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#11 Adrian Sierkowski

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Posted 25 October 2013 - 04:59 PM

That's a beautiful house, and offers quite a few placed to put lights. Have you thought of throwing the 1K through one of those windows (and probably the 650 as well) to throw a shaft out onto the driveway?


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#12 John Milich

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Posted 25 October 2013 - 06:15 PM

That's a beautiful house, and offers quite a few placed to put lights. Have you thought of throwing the 1K through one of those windows (and probably the 650 as well) to throw a shaft out onto the driveway?

Hmm, no I didn't.  Would that be realistic, to have that much light pouring out of a window like that?  I know it would look good as the light could be shaped by the blinds and what not.  I also want  to be able to kick the actor off the black sky, and be able to justify the light.  Or am I over thinking this?  I was kind of thinking to put that 1k up high just off to the right side of that white down spout on the right of the photo to hopefully throw some moonlight across the porch.  But I also realize that may not be a good idea seeing as the whole yard would probably be flooded with that kind of light, and I don't exactly have a Musco truck.


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#13 Adrian Sierkowski

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Posted 25 October 2013 - 06:17 PM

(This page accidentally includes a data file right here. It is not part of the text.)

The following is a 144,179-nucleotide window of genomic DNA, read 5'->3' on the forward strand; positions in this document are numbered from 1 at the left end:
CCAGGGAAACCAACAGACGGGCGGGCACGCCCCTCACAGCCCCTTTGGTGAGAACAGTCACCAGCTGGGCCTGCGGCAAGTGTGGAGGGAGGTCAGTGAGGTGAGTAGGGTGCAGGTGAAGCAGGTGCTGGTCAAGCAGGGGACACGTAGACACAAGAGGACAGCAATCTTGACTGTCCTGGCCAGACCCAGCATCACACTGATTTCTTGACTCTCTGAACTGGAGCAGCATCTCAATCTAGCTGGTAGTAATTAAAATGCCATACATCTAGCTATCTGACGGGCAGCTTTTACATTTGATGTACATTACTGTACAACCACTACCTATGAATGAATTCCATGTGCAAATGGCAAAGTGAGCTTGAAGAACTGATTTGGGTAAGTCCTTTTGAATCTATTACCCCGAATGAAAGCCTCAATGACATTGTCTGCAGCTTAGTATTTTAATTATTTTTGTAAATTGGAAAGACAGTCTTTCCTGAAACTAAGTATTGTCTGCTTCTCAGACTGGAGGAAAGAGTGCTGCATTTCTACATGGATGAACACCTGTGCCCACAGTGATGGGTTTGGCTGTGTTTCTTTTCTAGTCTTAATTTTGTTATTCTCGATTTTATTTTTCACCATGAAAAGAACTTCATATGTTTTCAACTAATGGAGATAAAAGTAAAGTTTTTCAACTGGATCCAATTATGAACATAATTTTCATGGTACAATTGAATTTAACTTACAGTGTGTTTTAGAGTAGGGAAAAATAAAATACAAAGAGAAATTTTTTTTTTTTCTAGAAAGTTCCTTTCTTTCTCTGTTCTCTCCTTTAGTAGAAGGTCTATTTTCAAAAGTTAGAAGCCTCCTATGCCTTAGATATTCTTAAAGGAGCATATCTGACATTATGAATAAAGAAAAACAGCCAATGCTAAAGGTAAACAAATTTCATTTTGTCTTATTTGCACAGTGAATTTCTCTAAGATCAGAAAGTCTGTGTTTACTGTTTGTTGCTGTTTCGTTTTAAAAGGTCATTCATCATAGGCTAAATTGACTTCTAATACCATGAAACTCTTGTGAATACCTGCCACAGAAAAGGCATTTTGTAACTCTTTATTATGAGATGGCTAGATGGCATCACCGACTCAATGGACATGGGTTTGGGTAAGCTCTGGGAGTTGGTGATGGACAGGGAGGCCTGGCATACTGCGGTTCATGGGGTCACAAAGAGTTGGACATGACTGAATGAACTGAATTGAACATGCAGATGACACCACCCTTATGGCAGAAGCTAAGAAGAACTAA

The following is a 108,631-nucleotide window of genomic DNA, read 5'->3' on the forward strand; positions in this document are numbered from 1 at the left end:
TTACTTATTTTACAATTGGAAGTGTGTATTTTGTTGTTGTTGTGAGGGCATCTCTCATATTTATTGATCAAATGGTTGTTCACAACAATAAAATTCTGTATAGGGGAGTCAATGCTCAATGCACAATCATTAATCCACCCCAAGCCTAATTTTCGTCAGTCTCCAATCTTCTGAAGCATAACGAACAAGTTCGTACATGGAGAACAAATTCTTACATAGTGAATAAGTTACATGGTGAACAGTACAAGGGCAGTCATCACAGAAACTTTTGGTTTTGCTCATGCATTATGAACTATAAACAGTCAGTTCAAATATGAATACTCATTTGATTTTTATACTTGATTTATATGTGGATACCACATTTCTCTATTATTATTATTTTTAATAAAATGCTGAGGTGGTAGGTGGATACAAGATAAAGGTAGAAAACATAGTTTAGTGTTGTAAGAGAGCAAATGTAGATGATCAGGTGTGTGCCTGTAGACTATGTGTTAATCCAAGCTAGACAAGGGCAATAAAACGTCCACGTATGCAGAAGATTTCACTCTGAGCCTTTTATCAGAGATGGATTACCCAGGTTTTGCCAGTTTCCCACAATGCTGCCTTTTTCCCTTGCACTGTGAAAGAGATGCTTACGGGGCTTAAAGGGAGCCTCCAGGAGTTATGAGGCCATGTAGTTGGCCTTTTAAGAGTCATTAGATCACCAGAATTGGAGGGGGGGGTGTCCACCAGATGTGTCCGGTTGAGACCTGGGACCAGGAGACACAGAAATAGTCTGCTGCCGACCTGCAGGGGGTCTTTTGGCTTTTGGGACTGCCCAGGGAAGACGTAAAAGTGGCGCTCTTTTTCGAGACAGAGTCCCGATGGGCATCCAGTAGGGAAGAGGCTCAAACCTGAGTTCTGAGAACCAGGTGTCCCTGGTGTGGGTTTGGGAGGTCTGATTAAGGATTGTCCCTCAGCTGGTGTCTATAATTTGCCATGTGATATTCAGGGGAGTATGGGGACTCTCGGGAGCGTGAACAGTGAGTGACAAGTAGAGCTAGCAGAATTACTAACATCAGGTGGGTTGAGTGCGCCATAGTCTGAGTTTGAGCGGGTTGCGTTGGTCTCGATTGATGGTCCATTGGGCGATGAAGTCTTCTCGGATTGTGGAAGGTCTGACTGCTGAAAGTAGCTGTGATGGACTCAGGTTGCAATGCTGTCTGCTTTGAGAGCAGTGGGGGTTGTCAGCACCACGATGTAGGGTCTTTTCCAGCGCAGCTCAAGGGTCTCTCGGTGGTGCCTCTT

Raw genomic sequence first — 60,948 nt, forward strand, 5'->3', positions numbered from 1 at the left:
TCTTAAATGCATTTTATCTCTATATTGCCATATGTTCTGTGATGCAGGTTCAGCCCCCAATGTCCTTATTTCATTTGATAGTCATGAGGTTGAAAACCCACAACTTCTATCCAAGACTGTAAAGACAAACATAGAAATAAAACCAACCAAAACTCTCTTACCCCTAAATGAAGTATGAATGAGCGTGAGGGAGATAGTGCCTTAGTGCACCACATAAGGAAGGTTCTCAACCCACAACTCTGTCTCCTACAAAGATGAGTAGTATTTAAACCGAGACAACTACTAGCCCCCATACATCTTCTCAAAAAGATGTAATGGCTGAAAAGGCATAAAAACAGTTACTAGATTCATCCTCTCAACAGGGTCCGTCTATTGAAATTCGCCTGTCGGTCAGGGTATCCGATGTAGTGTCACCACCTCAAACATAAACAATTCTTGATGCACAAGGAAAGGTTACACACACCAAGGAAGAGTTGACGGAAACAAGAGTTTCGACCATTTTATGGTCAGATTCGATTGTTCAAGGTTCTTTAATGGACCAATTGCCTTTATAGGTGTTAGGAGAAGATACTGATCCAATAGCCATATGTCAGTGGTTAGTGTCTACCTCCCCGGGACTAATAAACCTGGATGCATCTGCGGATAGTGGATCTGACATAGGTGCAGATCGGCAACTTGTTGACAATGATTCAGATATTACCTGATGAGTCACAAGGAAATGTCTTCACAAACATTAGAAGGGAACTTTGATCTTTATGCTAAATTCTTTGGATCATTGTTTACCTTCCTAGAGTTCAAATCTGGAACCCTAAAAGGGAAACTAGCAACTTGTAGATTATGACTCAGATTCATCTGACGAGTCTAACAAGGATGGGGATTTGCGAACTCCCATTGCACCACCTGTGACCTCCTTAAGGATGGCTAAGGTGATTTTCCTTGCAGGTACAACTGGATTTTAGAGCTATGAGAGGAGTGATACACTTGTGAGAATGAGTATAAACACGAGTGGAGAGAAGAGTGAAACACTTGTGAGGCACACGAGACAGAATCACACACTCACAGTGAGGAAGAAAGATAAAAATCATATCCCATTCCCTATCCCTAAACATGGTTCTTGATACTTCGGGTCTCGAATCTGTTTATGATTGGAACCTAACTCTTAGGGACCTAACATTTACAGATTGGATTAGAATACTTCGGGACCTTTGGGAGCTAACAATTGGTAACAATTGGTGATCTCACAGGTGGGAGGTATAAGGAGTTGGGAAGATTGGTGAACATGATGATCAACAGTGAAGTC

I mean; realistic in reference to what? Of course no one really has 1Ks in their living room shooting out of a window-- but then again; how often are people rim-lit by the moon with a glisten in their eye? Realistic is all well and good, but at the end of the day it's all about what is believable in the world of the film.

 

I'll give you a great example of something I've shot. Once I was filming a kid on an MX red, and the scene was the kid sitting on the bed, so I threw up a 1.2K HMI through both windows, one in front of him, and one behind him. The one in front I threw through the lace curtains, and the one behind we put through a little opal on a 4x4 frame. Now when you looked at it in the room, it looked like the planet had 2 suns-- but when you're looking at the shot in the monitor, it looks good. Now I know there's "2 suns" in this room, as does the gaffer and the dir ect, but I don't think anyone in the audience ever noticed, nor cared-- certainly no one I showed it to ever asked me  "hey why did you have two sources like that?" We often "cheat" reality quite a bit so long as people are engrossed in the film they're not going to start dissecting the shooting so long as it flows.


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#14 John Milich

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Posted 25 October 2013 - 06:21 PM

I mean; realistic in reference to what? Of course no one really has 1Ks in their living room shooting out of a window-- but then again; how often are people rim-lit by the moon with a glisten in their eye? Realistic is all well and good, but at the end of the day it's all about what is believable in the world of the film.